The Gravel Road: A True Tale of Survival in Toronto’s Music Scene

My experience in breaking out as a musician in Toronto?

In the 1980s, in a poem comparing his generation of writers to those of the 1920s, Charles Bukowski wrote, “now there are so many of us… who is to survive out of all this mulch? It’s almost improper to ask. …but we should be grateful, for in a hundred years, if the world is not destroyed, think how much there will be left of all of this: nobody really able to fail or to succeed – just relative merit, diminished further by our numerical superiority.”

MakeItMusicEditor’s note: We asked singer-songwriter Mark Martyre to write about his experiences breaking out as a musician in Toronto. Here’s what he had to say.

My experience in breaking out as a musician in Toronto?

In the 1980s, in a poem comparing his generation of writers to those of the 1920s, Charles Bukowski wrote, “now there are so many of us… who is to survive out of all this mulch? It’s almost improper to ask. …but we should be grateful, for in a hundred years, if the world is not destroyed, think how much there will be left of all of this: nobody really able to fail or to succeed – just relative merit, diminished further by our numerical superiority.”

I don’t really feel as though I have broken out. But I guess it’s all relative. The idea of relative merit, and nobody really being able to fail or succeed, probably extends to any enterprise that has been drastically affected by the Internet. This magazine, for example – now, there are so many of you.

Breaking out as a musician in Toronto (or anywhere for that matter), is a difficult concept to sort out. Most days its probably best to not even acknowledge the idea, because it can be very frustrating. Especially when our concept of “breaking out” is often rooted in a time, and era, that no longer exists.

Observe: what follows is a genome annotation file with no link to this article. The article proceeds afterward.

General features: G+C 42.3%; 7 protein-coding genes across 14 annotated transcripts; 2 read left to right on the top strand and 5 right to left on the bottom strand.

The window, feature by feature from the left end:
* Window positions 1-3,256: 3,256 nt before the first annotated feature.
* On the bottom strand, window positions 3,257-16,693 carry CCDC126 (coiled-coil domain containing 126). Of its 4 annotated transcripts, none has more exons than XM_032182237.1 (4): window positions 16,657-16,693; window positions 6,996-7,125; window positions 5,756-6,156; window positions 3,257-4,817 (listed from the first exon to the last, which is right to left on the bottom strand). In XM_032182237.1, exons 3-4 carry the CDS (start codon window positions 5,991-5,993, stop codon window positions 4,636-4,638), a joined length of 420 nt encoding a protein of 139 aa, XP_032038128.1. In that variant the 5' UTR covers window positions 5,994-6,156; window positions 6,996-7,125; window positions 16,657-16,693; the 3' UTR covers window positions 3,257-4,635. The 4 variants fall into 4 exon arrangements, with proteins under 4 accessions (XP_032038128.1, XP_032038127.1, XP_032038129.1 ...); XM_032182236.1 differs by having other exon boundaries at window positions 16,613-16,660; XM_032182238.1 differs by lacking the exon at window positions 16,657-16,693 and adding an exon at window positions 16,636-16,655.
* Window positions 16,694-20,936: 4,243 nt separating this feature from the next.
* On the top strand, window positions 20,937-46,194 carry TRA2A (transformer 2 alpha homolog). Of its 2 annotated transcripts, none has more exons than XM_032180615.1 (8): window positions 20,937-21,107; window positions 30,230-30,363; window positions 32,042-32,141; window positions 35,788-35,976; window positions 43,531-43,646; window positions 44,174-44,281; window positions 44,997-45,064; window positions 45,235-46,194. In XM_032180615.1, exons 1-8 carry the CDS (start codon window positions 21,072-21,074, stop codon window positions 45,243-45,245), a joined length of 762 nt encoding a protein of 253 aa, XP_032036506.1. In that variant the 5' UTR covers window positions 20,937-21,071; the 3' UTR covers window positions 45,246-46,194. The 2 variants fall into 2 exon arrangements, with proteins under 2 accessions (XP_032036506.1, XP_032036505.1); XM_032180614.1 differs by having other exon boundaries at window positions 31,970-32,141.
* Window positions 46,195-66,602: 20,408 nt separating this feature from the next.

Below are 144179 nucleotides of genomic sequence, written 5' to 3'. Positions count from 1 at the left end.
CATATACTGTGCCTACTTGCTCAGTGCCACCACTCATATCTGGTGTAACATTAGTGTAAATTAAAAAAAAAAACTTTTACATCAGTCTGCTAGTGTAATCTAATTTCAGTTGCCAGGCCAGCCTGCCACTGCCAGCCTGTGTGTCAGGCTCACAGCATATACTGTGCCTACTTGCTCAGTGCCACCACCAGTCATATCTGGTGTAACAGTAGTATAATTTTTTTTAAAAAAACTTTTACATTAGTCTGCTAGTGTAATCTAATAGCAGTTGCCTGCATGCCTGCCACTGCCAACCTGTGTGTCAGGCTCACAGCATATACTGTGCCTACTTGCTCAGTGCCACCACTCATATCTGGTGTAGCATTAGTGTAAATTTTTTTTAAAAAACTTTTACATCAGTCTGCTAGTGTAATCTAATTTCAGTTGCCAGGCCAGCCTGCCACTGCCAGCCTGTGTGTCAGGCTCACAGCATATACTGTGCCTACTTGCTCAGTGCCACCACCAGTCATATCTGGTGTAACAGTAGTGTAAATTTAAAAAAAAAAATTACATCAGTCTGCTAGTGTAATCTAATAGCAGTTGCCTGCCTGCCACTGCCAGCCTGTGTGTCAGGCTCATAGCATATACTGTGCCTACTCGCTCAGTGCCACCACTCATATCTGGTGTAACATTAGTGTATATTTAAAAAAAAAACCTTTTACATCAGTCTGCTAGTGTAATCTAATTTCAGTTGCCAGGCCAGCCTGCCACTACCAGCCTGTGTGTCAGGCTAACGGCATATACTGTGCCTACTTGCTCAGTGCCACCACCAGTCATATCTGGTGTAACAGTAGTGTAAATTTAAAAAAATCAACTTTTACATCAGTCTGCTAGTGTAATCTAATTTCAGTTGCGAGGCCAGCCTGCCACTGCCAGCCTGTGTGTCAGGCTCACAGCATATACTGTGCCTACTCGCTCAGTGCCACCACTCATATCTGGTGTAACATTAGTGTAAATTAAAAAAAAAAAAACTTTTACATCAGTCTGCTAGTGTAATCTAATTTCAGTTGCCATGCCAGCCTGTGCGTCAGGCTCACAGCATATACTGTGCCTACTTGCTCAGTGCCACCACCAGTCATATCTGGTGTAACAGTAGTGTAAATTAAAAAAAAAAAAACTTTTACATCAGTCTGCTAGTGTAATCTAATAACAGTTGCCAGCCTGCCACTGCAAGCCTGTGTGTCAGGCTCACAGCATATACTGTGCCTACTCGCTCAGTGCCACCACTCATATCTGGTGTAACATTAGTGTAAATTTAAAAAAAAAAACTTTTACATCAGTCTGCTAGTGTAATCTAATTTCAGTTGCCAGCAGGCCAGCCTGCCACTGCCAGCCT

Perhaps now (as it’s probably always been), the road is bit more paved if you’re able to align yourself with a scene, or community, of musicians that help you promote, and exchange high-fives. Though I’ve never had much interest in being a part of something like that. And I’ve never enjoyed giving out the obligatory high-five. Or perhaps, if you’re able to stomach all the schmoozing and networking in this awful business of music, your road can get a little smoother. You can move further, quicker. Because it’s often an industry of who you know, and who knows you – which rarely has anything to do with the music you make. But I’ve

never felt agreeable to that sort of thing either.

I disagree with most of the things that we use to gauge what’s good or bad – our numerical superiority, for instance. As for me, though, I keep moving forward with music and writing because I’m compelled to. If I could stop, I would. And I’m sure I’m not the only one that feels that way. Just as I’m sure there are many people who operate within all this mulch who could stop, and maybe one day will stop.

My experience? It’s been tough. It’s been a grind. It’s been a long, gravel road with many more miles to go.

Mark Martyre

Mark Martyre

It’s been hearing, seeing, and encountering things that I wish I didn’t have to, while understanding that I always will. It’s been an ongoing process of trying to separate myself from all this mulch, and have my words and music survive somehow (or at least be worthy of survival). It’s been an ongoing process of moving through dark corridors, trying to avoid the rooms, and traps, that line the walls. It’s been an ongoing process of trying to navigate, and steer myself through this modern world, while being anchored to the past. And maybe I’ve been able to, or maybe I haven’t. Who knows? I guess it’s all relative. …but [I] should be grateful, for in a hundred years, if the world is not destroyed, think how much there will be left of all of this.

And along the way I’ve met listeners who have become concert-goers, concert-goers who have become fans, and fans who have become friends. While my words and music probably haven’t reached many people, they have reached a few in a meaningful way (or so I’m told). I don’t often write these kinds of articles, make these public statements, or post things online, so in this rare instance, let me use this forum to formally thank those who’ve been supporting me along these gravel roads. Who’ve held up a light somewhere along those corridors. Who’ve helped tie down the mainsail as I continue to push through these stormy seas.

Anything more than that… it’s almost improper to say.

 

For more on Mark Martyre, visit his website.

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